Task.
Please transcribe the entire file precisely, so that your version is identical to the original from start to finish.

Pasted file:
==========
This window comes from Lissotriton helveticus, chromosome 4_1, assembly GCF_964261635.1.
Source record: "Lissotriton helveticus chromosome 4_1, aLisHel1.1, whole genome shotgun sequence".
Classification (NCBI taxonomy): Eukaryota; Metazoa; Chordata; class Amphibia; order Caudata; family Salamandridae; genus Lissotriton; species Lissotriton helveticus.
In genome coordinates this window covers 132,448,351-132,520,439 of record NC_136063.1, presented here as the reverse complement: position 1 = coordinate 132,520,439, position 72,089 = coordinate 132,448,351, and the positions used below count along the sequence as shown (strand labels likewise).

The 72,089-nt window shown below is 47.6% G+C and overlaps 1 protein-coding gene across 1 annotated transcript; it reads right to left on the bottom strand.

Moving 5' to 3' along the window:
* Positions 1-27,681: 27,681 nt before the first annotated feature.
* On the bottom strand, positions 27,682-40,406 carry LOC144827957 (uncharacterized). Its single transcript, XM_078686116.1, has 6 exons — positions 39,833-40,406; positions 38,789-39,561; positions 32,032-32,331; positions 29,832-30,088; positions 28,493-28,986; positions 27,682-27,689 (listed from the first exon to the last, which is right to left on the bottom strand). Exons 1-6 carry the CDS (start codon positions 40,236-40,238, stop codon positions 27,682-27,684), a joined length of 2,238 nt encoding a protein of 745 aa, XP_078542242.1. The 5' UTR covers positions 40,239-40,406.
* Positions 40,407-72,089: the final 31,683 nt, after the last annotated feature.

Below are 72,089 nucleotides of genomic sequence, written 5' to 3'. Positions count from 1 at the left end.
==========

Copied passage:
This window comes from Lissotriton helveticus, chromosome 4_1, assembly GCF_964261635.1.
Source record: "Lissotriton helveticus chromosome 4_1, aLisHel1.1, whole genome shotgun sequence".
Classification (NCBI taxonomy): Eukaryota; Metazoa; Chordata; class Amphibia; order Caudata; family Salamandridae; genus Lissotriton; species Lissotriton helveticus.
In genome coordinates this window covers 132,448,351-132,520,439 of record NC_136063.1, presented here as the reverse complement: position 1 = coordinate 132,520,439, position 72,089 = coordinate 132,448,351, and the positions used below count along the sequence as shown (strand labels likewise).

The 72,089-nt window shown below is 47.6% G+C and overlaps 1 protein-coding gene across 1 annotated transcript; it reads right to left on the bottom strand.

Moving 5' to 3' along the window:
* Positions 1-27,681: 27,681 nt before the first annotated feature.
* On the bottom strand, positions 27,682-40,406 carry LOC144827957 (uncharacterized). Its single transcript, XM_078686116.1, has 6 exons — positions 39,833-40,406; positions 38,789-39,561; positions 32,032-32,331; positions 29,832-30,088; positions 28,493-28,986; positions 27,682-27,689 (listed from the first exon to the last, which is right to left on the bottom strand). Exons 1-6 carry the CDS (start codon positions 40,236-40,238, stop codon positions 27,682-27,684), a joined length of 2,238 nt encoding a protein of 745 aa, XP_078542242.1. The 5' UTR covers positions 40,239-40,406.
* Positions 40,407-72,089: the final 31,683 nt, after the last annotated feature.

Below are 72,089 nucleotides of genomic sequence, written 5' to 3'. Positions count from 1 at the left end.